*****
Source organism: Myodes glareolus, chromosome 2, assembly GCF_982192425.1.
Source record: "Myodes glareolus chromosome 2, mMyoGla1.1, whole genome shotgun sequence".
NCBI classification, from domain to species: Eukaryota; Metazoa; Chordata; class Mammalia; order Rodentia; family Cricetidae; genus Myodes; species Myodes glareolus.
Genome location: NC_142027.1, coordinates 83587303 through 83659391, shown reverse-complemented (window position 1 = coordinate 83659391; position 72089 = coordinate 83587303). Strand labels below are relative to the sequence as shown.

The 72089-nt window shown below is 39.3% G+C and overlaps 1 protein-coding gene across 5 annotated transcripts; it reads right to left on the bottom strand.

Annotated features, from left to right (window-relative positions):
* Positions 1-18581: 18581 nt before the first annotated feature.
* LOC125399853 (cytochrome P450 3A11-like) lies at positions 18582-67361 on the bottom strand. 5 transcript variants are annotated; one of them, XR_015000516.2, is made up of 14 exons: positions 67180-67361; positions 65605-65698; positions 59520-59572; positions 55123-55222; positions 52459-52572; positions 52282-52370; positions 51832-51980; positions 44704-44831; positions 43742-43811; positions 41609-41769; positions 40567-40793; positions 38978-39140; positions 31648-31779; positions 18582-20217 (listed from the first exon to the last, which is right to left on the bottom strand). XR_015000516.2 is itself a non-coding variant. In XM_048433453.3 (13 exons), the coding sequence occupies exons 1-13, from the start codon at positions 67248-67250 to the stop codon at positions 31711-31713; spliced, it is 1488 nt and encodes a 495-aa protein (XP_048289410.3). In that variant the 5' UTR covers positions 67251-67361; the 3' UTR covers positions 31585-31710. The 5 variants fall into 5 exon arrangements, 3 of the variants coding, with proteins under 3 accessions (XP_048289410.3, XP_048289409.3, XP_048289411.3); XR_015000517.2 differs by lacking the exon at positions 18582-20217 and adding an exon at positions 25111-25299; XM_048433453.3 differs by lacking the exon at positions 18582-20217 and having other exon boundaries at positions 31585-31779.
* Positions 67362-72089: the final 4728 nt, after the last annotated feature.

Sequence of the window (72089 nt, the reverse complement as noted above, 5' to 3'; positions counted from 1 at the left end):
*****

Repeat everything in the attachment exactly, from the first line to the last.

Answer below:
Source organism: Myodes glareolus, chromosome 2, assembly GCF_982192425.1.
Source record: "Myodes glareolus chromosome 2, mMyoGla1.1, whole genome shotgun sequence".
NCBI classification, from domain to species: Eukaryota; Metazoa; Chordata; class Mammalia; order Rodentia; family Cricetidae; genus Myodes; species Myodes glareolus.
Genome location: NC_142027.1, coordinates 83587303 through 83659391, shown reverse-complemented (window position 1 = coordinate 83659391; position 72089 = coordinate 83587303). Strand labels below are relative to the sequence as shown.

The 72089-nt window shown below is 39.3% G+C and overlaps 1 protein-coding gene across 5 annotated transcripts; it reads right to left on the bottom strand.

Annotated features, from left to right (window-relative positions):
* Positions 1-18581: 18581 nt before the first annotated feature.
* LOC125399853 (cytochrome P450 3A11-like) lies at positions 18582-67361 on the bottom strand. 5 transcript variants are annotated; one of them, XR_015000516.2, is made up of 14 exons: positions 67180-67361; positions 65605-65698; positions 59520-59572; positions 55123-55222; positions 52459-52572; positions 52282-52370; positions 51832-51980; positions 44704-44831; positions 43742-43811; positions 41609-41769; positions 40567-40793; positions 38978-39140; positions 31648-31779; positions 18582-20217 (listed from the first exon to the last, which is right to left on the bottom strand). XR_015000516.2 is itself a non-coding variant. In XM_048433453.3 (13 exons), the coding sequence occupies exons 1-13, from the start codon at positions 67248-67250 to the stop codon at positions 31711-31713; spliced, it is 1488 nt and encodes a 495-aa protein (XP_048289410.3). In that variant the 5' UTR covers positions 67251-67361; the 3' UTR covers positions 31585-31710. The 5 variants fall into 5 exon arrangements, 3 of the variants coding, with proteins under 3 accessions (XP_048289410.3, XP_048289409.3, XP_048289411.3); XR_015000517.2 differs by lacking the exon at positions 18582-20217 and adding an exon at positions 25111-25299; XM_048433453.3 differs by lacking the exon at positions 18582-20217 and having other exon boundaries at positions 31585-31779.
* Positions 67362-72089: the final 4728 nt, after the last annotated feature.

Sequence of the window (72089 nt, the reverse complement as noted above, 5' to 3'; positions counted from 1 at the left end):